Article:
African Ethnobotany in the Americas
African Ethnobotany in the Americas provides the first comprehensive examination of ethnobotanical knowledge and skills among the African Diaspora in the Americas. Leading scholars on the subject explore the complex relationship between plant use and meaning among the descendants of Africans in the New World. With the aid of archival and field research carried out in North America, South America, and the Caribbean, contributors explore the historical, environmental, and political-ecological factors that facilitated/hindered transatlantic ethnobotanical diffusion; the role of Africans as active agents of plant and plant knowledge transfer during the period of plantation slavery in the Americas; the significance of cultural resistance in refining and redefining plant-based traditions; the principal categories of plant use that resulted; the exchange of knowledge among Amerindian, European and other African peoples; and the changing significance of African-American ethnobotanical traditions in the 21st century.
Bolstered by abundant visual content and contributions from renowned experts in the field, African Ethnobotany in the Americas is an invaluable resource for students, scientists, and researchers in the field of ethnobotany and African Diaspora studies.
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... and Iberian Mediterranean Migration in Central Cuba .................................................................... Erica S. Moret What Makes a Plant Magical? Symbolism and Sacred Herbs in Afro-Surinamese Winti Rituals .
... on traditional plant use in Guyana and Suriname and two illustrated field guides: Nontimber forest products of the North-West district of Guyana (Tropenbos, 2000) and Medicinal and ritual plants of Suriname (KIT Publishers, 2011).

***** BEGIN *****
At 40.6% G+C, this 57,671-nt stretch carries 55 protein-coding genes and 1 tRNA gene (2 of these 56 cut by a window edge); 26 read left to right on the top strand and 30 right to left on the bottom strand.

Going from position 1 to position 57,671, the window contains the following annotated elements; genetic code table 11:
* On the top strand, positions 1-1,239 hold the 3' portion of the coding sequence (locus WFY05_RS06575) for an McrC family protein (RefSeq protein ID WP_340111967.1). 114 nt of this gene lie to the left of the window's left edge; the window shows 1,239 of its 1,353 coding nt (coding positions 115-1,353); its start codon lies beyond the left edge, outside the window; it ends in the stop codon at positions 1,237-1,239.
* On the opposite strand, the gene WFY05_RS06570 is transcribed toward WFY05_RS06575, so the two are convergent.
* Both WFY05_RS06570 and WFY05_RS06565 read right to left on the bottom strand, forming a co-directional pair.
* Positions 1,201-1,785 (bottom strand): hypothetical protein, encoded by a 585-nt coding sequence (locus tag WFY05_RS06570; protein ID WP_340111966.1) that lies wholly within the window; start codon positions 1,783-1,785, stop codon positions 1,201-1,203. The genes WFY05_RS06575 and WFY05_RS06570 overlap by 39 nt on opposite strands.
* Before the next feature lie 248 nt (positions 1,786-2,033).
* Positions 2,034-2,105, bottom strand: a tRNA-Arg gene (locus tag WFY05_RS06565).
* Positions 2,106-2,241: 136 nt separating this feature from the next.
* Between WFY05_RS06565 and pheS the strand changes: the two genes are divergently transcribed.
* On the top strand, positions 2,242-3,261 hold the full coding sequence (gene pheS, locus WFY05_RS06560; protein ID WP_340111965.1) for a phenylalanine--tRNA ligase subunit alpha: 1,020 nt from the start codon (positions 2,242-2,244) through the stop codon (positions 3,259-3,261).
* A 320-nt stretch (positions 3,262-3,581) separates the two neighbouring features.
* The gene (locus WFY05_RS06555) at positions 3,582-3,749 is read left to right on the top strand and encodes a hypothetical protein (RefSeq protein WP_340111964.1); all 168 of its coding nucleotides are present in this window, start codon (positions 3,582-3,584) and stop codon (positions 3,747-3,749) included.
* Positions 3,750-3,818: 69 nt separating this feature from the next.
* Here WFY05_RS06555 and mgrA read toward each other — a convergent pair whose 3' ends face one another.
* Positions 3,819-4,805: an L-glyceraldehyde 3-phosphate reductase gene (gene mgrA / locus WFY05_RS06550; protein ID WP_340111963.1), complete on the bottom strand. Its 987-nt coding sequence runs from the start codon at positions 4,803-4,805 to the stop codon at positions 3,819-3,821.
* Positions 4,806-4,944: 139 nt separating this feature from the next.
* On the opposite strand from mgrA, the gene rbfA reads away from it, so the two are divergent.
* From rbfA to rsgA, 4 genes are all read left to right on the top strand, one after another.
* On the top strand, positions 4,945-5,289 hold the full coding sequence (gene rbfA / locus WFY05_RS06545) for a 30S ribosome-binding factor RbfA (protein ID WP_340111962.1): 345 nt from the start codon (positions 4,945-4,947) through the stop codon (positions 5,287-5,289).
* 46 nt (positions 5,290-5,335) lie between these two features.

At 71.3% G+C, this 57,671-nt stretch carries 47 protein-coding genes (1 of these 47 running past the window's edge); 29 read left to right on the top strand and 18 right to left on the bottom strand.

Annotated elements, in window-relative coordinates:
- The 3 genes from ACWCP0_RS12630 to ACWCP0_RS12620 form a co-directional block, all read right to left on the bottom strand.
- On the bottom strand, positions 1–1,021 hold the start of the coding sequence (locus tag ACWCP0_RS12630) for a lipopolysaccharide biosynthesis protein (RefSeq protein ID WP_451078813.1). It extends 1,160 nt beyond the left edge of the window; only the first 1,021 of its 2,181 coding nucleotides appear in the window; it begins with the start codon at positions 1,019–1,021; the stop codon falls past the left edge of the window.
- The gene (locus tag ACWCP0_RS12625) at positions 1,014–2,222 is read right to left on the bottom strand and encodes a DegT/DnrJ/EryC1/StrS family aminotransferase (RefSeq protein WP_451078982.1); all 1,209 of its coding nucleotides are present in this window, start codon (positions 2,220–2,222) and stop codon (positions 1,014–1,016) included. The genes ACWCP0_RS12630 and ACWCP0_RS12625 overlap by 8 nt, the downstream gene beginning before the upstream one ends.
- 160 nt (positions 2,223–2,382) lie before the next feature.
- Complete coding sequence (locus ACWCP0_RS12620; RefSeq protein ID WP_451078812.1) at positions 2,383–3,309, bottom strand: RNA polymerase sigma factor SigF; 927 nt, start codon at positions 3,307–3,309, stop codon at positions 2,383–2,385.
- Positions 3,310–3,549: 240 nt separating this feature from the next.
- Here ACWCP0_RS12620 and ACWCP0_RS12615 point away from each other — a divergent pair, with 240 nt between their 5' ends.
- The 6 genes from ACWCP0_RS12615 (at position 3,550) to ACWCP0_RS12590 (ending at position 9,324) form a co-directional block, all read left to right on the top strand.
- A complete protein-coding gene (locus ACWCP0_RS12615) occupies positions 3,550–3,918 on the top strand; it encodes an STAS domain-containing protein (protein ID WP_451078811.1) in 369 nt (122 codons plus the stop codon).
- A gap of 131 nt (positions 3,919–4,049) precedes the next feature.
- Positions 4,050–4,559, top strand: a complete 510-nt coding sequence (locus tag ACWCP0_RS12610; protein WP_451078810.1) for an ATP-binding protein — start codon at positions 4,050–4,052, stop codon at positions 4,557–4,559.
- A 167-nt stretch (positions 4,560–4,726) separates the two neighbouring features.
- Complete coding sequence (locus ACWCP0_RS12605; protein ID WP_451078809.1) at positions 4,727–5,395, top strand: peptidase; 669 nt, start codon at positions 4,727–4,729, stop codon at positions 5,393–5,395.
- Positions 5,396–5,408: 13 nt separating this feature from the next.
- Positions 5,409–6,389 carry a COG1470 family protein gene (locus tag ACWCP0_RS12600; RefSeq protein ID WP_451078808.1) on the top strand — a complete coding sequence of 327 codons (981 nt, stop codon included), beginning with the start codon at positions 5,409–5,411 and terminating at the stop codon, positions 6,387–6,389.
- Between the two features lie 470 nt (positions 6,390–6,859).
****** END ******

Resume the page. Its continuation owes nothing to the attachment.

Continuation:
She has contributed to several scientific papers on traditional plant use in Suriname, and a field guide of medicinal and ritual plants of Suriname (KIT Publishers, 2011). She is currently working at the mycology research group of Ghent ...
In his essay on Brazil's ritual iroko tree, John Rashford explores the question of what species of fig (Ficus) constitute the identity of Candomblé's cosmic tree. In West Africa, iroko is represented by Milicia excelsa (Moraceae), ...
A modern French scholar, Claude-Hélène Perrot, suggests that the use of rice in basic local rituals, as noted in 1701, points to its longtime presence in the area (Perrot 1990: 13). The early Europeans identified not only places where ...
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African Origins of Sesame Cultivation in the Americas
Handicrafts and Crafters
By the Rivers of Babylon The Lowcountry Basket in Slavery and Freedom
Gathering Buying and Growing Sweetgrass Muhlenbergia sericea Urbanization and Social Networking in the Sweetgrass BasketMaking Industry of ...
Medicinal and Spiritual Ethno ﬂ oras
TransAtlantic Diaspora Ethnobotany Legacies of West African and Iberian Mediterranean Migration in Central Cuba
What Makes a Plant Magical? Symbolism and Sacred Herbs in AfroSurinamese Winti Rituals
Medicinal and Cooling Teas of Barbados
Ethnobotanical Continuity and Change
Candomblés Cosmic Tree and Brazils Ficus Species
Exploring Biocultural Contexts Comparative Woody Plant Knowledge of an Indigenous and AfroAmerican Maroon Community in Suriname South ...
Ethnobotany of Brazils African Diaspora The Role of Floristic Homogenization
Marketing Culture and Conservation Value of NTFPs Case Study of AfroEcuadorian Use of Piquigua Heteropsis ecuadorensis Araceae
Berimbau de barriga Musical Ethnobotany of the AfroBrazilian Diaspora